In the first group of moths, we presented odors as: (1) continuous stimuli; (2) pulsed at 20 Hz; and (3) at 25 Hz. All stimuli were 500 ms in duration and repeated 10 times. This stimulus duration was based upon the previously characterized “burst length” duration of odor plumes (Murlis et al., 2000) and the previously characterized mean inter-turn duration during upwind flight of M. sexta (Willis and Arbas, 1991), thus 500 ms approximates the equivalent of a single pass through a natural plume and hence the longest typical exposure during plume tracking flight. We used two homologous series of ketones and alcohols (see Table 1 for a complete list including source, purity, density, and name abbreviations) based on their extensive prior psychophysical and physiological characterization (Daly et al., 2001a, b, 2004b, 2013; Mwilaria et al., 2008; Staudacher et al., 2009). For this experiment, undiluted (neat) odorant was used. A total of 15 recordings (N = 150 neural sorted units) were made of sufficient quality across the experimental recording period to be analyzed further.

TABLE 1
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TABLE 1. Panel of odorants used in experiments.

Some of the more volatile odors in our odor panel are likely to be more concentrated when presented in an undiluted format and therefore elicit stronger responses, which may be more difficult for the moths olfactory system to track, because for example high concentration stimuli may require more time to clear from the system (i.e., a longer decay time constant). Therefore, a second group of 5 moths (N = 78 units) were stimulated with three ketones, K6, K7, and K8. In this case, each odorant presented across six concentrations from 0.01 to 100 μg/2 μl in log step dilutions in mineral oil (Fisher Scientific; O121-1). The initial dilutions were calculated based on correcting for the different molecular densities of each odorant in order to produce initial dilutions of 100 μg/2 μl for all odors, which was then further diluted in log steps. This dilution range was selected because behavioral studies indicate that moths can detect these particular odors across this range of concentrations (Daly et al., 2007). Stimuli were presented as both continuous stimuli and as 20 Hz pulsed stimuli as described above. In this group however, stimuli were presented for 2 s in order to characterize how coherently (or phase locked) the AL acted as a network to pulsed stimuli within the context of relatively prolonged stimuli required for temporal coding mechanisms (Laurent, 2002).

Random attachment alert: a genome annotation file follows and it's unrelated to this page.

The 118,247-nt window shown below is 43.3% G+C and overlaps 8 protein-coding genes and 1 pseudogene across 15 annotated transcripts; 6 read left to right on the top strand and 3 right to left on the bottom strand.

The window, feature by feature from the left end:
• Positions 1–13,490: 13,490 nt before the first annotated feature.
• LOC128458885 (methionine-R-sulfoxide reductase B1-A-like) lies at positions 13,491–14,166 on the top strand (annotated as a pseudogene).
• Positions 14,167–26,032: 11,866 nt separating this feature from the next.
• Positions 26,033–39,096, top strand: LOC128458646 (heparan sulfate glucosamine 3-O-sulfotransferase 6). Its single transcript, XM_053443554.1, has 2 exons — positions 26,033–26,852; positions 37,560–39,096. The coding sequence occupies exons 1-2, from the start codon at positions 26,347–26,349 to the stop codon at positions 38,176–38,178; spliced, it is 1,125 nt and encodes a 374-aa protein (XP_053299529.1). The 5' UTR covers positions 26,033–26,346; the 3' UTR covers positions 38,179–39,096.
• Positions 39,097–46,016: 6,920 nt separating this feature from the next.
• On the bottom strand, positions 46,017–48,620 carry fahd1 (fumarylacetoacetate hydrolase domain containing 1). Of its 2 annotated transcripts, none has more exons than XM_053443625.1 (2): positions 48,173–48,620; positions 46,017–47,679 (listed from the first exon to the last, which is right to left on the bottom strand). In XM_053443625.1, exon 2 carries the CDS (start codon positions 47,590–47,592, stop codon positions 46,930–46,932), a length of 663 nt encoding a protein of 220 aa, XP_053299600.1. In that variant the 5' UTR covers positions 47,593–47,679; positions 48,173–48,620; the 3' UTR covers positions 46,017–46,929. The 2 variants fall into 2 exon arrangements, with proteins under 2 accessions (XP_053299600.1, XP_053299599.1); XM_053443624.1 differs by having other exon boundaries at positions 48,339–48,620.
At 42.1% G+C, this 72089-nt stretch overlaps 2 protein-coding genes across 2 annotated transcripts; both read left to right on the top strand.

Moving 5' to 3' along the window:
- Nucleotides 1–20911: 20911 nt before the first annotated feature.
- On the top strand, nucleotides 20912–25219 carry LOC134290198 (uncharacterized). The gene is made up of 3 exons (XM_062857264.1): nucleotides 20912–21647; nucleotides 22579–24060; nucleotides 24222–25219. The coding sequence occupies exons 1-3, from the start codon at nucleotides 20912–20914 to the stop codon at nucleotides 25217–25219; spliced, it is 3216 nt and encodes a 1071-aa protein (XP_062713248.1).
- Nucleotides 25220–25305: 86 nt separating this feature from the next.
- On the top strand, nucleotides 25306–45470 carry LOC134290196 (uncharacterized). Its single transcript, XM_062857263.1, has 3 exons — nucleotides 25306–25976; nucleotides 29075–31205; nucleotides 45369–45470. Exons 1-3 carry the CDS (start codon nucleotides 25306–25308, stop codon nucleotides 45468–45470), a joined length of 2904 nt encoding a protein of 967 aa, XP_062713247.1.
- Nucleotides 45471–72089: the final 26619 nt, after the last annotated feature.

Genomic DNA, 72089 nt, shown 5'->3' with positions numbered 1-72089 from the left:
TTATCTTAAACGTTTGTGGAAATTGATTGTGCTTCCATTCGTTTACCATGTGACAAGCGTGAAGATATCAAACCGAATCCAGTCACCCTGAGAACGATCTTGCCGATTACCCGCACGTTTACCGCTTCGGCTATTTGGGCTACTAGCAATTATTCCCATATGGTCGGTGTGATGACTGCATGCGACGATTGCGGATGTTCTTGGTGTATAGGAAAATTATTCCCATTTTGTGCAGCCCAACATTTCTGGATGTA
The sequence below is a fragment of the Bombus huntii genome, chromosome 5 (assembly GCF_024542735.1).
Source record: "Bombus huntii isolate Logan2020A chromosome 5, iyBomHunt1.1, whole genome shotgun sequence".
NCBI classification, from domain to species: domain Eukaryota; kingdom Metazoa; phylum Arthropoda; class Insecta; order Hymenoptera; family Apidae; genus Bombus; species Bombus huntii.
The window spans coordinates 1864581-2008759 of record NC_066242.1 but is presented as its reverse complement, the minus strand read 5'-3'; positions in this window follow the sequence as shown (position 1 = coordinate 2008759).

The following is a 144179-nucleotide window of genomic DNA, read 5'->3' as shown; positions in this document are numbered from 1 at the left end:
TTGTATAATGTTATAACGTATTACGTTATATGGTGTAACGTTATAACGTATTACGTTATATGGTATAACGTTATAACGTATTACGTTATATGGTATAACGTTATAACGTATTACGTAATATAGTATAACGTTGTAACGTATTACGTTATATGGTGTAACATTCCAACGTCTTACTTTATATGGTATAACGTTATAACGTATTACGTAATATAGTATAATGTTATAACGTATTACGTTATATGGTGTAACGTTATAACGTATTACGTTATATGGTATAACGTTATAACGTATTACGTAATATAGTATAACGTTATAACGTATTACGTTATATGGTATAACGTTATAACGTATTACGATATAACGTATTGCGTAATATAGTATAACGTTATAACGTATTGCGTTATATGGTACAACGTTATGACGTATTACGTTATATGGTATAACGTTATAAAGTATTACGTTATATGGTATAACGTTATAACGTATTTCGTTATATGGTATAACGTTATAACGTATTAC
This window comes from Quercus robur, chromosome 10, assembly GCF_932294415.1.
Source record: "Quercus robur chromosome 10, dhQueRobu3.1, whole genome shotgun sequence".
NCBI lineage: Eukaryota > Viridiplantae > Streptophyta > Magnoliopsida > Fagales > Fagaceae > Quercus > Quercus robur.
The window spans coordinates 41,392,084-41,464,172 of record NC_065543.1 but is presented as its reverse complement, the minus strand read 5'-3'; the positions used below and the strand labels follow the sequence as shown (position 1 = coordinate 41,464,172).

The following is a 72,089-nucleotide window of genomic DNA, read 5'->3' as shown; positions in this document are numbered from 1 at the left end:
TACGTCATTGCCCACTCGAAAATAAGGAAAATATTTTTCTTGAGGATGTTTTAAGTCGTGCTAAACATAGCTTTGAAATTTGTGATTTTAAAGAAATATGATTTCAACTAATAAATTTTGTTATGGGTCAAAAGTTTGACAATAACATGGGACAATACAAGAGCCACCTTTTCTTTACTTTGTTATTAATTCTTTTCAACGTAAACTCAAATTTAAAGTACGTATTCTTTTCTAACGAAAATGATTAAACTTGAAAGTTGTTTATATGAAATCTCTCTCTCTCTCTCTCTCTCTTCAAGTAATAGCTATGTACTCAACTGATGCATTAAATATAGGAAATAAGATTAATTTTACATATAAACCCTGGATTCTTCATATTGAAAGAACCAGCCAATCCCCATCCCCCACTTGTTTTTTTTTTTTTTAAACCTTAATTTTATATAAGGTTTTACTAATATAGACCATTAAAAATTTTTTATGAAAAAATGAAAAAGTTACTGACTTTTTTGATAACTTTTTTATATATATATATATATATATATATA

Finally, prolonged exposure to odor typically results in attenuation of antennal responses to odor (Daly et al., 2007) and loss of behavioral responses in wind tunnel assays (Baker et al., 1985). These effects are due in part to sensory adaptation as prolonged continuous stimulation and furthermore do not represent typical exposure in the natural environment (Murlis and Jones, 1981). Thus we sought to characterize the ability of the AL to produce persistent responses to pulse trains as a function of increasing stimulus duration where brief interstitials of clean air between each odor pulse allows the olfactory system time to recover. Thus in this final group of 16 moths (N = 168 sorted units), we varied the stimulus duration from 0.5 to 3 s in 0.5 s steps (six steps total). Stimuli were presented as both continuous and 20 Hz pulsed stimuli. We used only two odors (K6 and K10) in order to present odor across a relatively broad range of durations while minimizing adaptation across stimuli. Durations were sequentially presented in both decreasing and increasing fashion. Each stimulus/duration was repeated 5 times and undiluted odors were used. Finally, in all groups of moths we presented stimulus matched blank odor cartridges.

Our final goal was to determine if odors presented in this manner produce more distinctive neural representations. We specifically sought to determine if: (1) pulsed and continuous odor representations for the same odor differed; and (2) if pulsed stimuli produced more distinctive representations than continuous stimuli. In order to characterize the degree to which the neural ensemble response changed as a function of stimulation protocol (i.e., a within odor comparison of pulsed versus continuous) or the molecular features of the odors (i.e., a between odor comparison within each stimulation protocol), we calculated the Euclidean distance (ED) between population responses (Chapin and Nicolelis, 1999; Stopfer et al., 2003; Daly et al., 2004b; Hallem and Carlson, 2006; Staudacher et al., 2009). Using pooled data from the first group of moths (N = 150 units), where the entire panel of odors was presented, we calculated an ED by time.